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Remembering John Mahoney

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Remembering John Mahoney

While filming his 1989 debut, Say Anything…, director Cameron Crowe found himself working with esteemed character actor John Mahoney. Mahoney, who died February 4th, 2018, was a formidable stage performer before portraying Jim Court, the divorced father of Diane (Iona Skye) who becomes embroiled in an IRS investigation while simultaneously trying to deter his daughter’s budding romance with Lloyd Dobler (John Cusack).

While the role ostensibly made Mahoney the film’s antagonist, Crowe tells Rolling Stone that the actor arrived on set “with a bounce in his step and a twinkle in his eye” and “brought joy to every scene and every take.” Most of all, the director remembered the actor’s brilliant laugh, which rang out long after they finished shooting one of the film’s most intense and emotional scenes.

John Mahoney came into our Say Anything… world with a bounce in his step and a twinkle in his eye. He had mighty Chicago cred too. He’d come from the esteemed Steppenwolf acting troupe, was already friends with John Cusack and had just performed in John Guare’s House of Blue Leaves on the Broadway stage. Mahoney brought joy to every scene and every take. The more dramatic and powerful the performance, the louder his unmistakable laugh as soon as I called “cut.”

You see, John Mahoney’s laugh wasn’t just a laugh. It was a two-note foghorn; a call to arms that said, “That’s right, when it’s good, it’s fun!”   The biggest Mahoney laugh might have been when we shot the scene in which Lloyd (Cusack) visits Jim Court on the prison yard, bringing him a final letter from his daughter Diane (Ione Skye). The scene was fraught with tension. We discussed many different tonal versions, deciding on a quiet one. We stood out by the barbed prison fence. Action.

“How you doing?” Lloyd asks Jim Court, almost tenderly. Mahoney then used all the character frustration and love and pain he’d been building for the entire shoot of the movie and just yelled: “I’M INCARCERATED, LLOYD!” That moment and John Cusack’s reaction is one of those moments I’ll be forever grateful for. They sure made a young director feel good. And when the take was over, you know what happened. The Laugh. And it was loud.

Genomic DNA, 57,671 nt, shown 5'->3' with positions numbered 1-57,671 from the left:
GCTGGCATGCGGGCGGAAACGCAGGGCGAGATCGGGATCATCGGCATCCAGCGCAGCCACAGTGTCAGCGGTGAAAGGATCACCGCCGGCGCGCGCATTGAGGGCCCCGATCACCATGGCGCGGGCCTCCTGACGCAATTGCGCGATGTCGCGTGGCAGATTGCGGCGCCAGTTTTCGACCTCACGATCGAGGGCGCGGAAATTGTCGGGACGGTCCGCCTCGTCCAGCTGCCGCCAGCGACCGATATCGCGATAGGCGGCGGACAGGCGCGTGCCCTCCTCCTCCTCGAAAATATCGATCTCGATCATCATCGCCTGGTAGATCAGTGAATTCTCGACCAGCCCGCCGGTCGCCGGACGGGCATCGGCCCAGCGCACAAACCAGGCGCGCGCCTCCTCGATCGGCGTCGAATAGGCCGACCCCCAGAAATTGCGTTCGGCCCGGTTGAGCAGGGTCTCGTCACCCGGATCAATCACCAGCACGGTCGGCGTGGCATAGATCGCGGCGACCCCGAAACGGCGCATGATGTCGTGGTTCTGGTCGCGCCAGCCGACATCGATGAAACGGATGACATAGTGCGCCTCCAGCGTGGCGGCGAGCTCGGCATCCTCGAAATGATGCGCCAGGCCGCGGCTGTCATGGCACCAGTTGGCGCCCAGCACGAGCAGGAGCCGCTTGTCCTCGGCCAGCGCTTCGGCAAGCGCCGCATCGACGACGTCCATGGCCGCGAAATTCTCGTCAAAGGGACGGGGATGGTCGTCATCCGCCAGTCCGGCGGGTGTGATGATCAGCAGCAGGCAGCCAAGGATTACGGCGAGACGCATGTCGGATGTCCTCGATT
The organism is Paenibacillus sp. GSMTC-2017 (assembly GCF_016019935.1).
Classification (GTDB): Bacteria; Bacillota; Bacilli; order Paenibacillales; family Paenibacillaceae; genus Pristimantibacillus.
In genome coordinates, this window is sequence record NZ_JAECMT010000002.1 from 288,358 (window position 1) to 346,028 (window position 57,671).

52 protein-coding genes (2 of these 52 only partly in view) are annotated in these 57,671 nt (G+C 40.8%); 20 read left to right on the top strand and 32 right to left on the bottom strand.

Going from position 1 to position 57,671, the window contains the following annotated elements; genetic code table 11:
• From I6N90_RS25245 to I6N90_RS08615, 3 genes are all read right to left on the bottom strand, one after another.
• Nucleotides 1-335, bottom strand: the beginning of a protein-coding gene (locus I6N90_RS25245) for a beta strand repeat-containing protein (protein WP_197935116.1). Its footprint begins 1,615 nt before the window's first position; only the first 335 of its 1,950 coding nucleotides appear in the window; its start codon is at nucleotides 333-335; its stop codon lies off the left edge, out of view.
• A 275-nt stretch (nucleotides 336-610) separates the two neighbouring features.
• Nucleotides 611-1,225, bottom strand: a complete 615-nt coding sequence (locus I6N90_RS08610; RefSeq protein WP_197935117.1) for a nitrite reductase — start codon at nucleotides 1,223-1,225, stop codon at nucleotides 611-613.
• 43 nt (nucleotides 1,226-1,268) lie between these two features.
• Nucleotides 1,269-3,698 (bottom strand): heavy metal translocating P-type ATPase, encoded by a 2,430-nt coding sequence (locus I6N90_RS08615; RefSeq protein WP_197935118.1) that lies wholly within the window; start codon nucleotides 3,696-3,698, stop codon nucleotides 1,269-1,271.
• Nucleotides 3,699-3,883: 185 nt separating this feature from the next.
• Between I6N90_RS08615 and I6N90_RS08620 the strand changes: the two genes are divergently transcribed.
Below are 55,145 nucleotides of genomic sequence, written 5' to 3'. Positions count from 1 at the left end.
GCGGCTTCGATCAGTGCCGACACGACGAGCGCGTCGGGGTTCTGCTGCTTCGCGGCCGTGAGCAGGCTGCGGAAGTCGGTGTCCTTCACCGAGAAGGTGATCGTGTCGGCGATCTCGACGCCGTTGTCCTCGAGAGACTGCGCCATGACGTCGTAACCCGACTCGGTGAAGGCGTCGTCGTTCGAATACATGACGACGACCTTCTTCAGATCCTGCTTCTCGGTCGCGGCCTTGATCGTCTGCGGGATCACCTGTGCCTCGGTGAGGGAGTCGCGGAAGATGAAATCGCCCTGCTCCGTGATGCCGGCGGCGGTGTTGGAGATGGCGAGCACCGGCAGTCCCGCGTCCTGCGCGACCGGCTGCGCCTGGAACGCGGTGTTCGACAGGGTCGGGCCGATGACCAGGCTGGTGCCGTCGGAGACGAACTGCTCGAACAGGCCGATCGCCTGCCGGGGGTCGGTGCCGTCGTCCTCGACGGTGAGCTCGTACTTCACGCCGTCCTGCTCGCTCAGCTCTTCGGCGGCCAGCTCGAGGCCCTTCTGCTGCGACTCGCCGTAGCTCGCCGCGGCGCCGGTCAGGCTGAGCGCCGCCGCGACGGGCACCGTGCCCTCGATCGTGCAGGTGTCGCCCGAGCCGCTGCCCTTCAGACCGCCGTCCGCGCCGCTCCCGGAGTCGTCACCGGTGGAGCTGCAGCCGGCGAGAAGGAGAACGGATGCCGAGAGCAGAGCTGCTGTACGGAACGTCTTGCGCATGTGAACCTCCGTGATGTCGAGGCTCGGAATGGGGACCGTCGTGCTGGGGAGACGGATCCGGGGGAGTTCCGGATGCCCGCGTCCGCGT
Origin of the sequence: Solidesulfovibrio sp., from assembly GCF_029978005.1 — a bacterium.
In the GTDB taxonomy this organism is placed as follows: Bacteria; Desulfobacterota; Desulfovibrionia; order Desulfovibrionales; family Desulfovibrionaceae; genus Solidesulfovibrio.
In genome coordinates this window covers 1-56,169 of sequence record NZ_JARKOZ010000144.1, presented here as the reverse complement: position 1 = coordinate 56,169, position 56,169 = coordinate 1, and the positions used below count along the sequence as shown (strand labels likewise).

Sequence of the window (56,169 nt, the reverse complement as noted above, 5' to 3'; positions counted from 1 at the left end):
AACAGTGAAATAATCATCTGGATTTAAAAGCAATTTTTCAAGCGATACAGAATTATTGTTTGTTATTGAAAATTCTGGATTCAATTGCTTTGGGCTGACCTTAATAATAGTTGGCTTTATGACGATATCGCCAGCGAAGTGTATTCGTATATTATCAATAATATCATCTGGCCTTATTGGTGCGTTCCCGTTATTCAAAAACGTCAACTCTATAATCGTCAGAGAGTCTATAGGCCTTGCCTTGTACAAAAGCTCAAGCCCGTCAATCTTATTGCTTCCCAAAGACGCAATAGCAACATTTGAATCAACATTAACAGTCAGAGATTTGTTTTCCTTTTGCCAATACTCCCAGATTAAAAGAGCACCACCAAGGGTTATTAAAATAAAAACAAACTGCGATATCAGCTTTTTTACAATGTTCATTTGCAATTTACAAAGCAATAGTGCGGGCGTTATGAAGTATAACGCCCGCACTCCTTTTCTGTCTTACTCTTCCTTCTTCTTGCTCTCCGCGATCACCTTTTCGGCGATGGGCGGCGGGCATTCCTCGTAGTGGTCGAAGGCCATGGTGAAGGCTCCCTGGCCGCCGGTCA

A few months later, I ran into John Mahoney again. I was in my neighborhood McDonald’s and felt a tap on my shoulder. I turned around. It was Mahoney. He saw the curious look on my face. This consummate actor, born for the stage, just standing waiting for a Big Mac. The laugh was unforgettable. With skill and hilarity and soul and pain and a dash of mystery, John Mahoney always did make unforgettable look easy. I hope this made you laugh, John, wherever you are, feeling all this love from so many. Bravo, my friend.

Courtesy of Rolling Stone – Cameron Crowe – February 6, 2018

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Feb 24, 2018

Saying Farewell to Walter Becker of Steely Dan

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Sad day today as we’ve lost another great musician and human. Our best to Walter’s family, Donald Fagen and the Steely Dan community. They were, in their own particular and wickedly subversive way, the Coen Brothers of Rock. Here is Cameron’s ’77 story about Steely Dan.

Steely Dan Springs Back: The Second Coming

Their new album, held throughout product-glutted summer for just the right moment, accidentally came out the same afternoon as the new Rolling Stones LP. Their first tour in three years was canceled. They haven’t had a hit single since 1974’s “Rikki Don’t Lost That Number.” And still, their sixth and most esoteric effort yet, Aja, is one of the season’s hottest albums and by far Steely Dan’s fastest-selling ever. Suddenly, against all the odds, it’s Steely Dan fever.